Prior to NPHub, Chopra founded a company called United Medical Rotations, which specialized in matching medical students who received their degrees in the Caribbean with clinical rotations in the United States. Through that venture, Chopra realized that nursing students in the U.S. also needed help finding clinical rotations. He backed his way into a significant problem: U.S. universities don't always offer formal medical rotations for nursing-degree candidates. Nor are nursing educators paid for taking these students on. That gave rise to NPHub, which today works with 340 instructors across 23 states. While the company has helped place roughly 2,000 nursing students with instructors to date, the goal is to work directly with universities and expand to all 50 states. --Malak Saleh

Pachyderm

A maker of software that offers version control and tracking capabilities for data scientists.

Industry
Software
Year Founded
2014
Twitter
Data as of Publication on Aug. 11, 2020
Company Description

Companies today need to distill massive amounts of data--say, a bank’s withdrawals or deposits--to find trends and make predictions. Consider how a bank knows when to raise red flags if odd purchase behavior gets registered. Businesses hire data scientists to turn copious amounts of data into actual knowledge that they can make decisions with. That’s where Pachyderm’s open-source software comes in. It offers version control and gives users a snapshot of how data looked at any given time--an especially valuable tool in today’s GDPR age, when citizens increasingly have the right to ask how their data is being used. 

Although the core package is open source and free to use, many businesses pay for the enterprise edition of the software, purchased with a yearly plan, which provides increased security features, as well as advanced analytics and support from the Pachyderm team. Joey Zwicker and Joe Doliner, Pachyderm’s co-founders, have raised more than $12 million from investors like Benchmark, Blumberg Capital and Susa Ventures. -- Talib Visram

Parallel Domain

A maker of virtual environments where autonomous vehicles can refine their driving algorithms with no risk to humans.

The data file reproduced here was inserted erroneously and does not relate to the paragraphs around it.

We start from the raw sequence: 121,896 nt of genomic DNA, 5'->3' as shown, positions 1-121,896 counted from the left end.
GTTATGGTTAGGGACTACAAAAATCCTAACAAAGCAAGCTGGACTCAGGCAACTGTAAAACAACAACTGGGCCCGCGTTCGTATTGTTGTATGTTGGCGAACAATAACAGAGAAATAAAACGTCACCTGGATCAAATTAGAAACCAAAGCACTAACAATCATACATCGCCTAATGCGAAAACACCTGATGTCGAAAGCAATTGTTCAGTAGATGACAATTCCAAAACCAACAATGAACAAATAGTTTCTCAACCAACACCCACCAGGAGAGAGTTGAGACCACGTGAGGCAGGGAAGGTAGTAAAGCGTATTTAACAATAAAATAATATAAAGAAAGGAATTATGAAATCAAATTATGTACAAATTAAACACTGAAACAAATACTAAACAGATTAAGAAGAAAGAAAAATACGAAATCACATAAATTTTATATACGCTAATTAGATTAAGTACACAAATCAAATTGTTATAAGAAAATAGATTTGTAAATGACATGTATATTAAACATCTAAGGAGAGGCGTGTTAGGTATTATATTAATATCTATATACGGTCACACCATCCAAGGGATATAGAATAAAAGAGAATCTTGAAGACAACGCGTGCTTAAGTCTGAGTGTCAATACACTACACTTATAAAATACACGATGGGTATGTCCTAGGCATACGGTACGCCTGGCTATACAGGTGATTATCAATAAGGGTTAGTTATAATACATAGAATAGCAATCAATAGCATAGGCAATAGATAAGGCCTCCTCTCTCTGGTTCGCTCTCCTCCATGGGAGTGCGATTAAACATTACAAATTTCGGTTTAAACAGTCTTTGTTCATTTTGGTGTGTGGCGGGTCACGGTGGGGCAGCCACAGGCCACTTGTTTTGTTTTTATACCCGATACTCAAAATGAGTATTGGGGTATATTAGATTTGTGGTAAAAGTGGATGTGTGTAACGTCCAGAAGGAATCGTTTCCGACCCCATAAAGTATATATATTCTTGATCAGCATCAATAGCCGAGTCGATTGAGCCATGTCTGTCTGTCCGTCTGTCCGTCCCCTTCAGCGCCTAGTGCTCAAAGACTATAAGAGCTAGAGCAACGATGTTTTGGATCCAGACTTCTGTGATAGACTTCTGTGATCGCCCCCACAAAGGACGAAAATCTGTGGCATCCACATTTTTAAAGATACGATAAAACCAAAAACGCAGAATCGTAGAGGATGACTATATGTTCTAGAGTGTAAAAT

Parallel Domain founder Kevin McNamara.
Industry
Software
Location
Palo Alto, California
Year Founded
2017
Company Size
1-10 employees
Data as of Publication on Aug. 11, 2020
Company Description

Every year, 1.25 million people around the world die in motor vehicle accidents. "It's not a huge topic of conversation in most living rooms because we just accept that," says Kevin McNamara. "I think that's really strange." McNamara's startup, Parallel Domain, is hoping to change that by making it easier for self-driving cars to get smarter without the risks of real-world road testing. It does that by offering software tools to build photorealistic, dynamic, 3-D environments where autonomous-vehicle systems can conduct millions or billions of training sessions, providing them with the data they need to spot rare but potentially fatal bugs. "Simulation is really the only way you can prove an autonomous vehicle is safe," says Jim Adler, managing director of Toyota AI Ventures, which participated in Parallel Domain's seed round. A former employee of Apple and Microsoft, McNamara got into computer graphics after seeing the movie Finding Nemo. He was so inspired, he sought out an internship at Pixar. Eventually, he hopes Parallel Domain will expand from virtual training environments into other areas, including entertainment--which would bring his career full circle. --Jeff Bercovici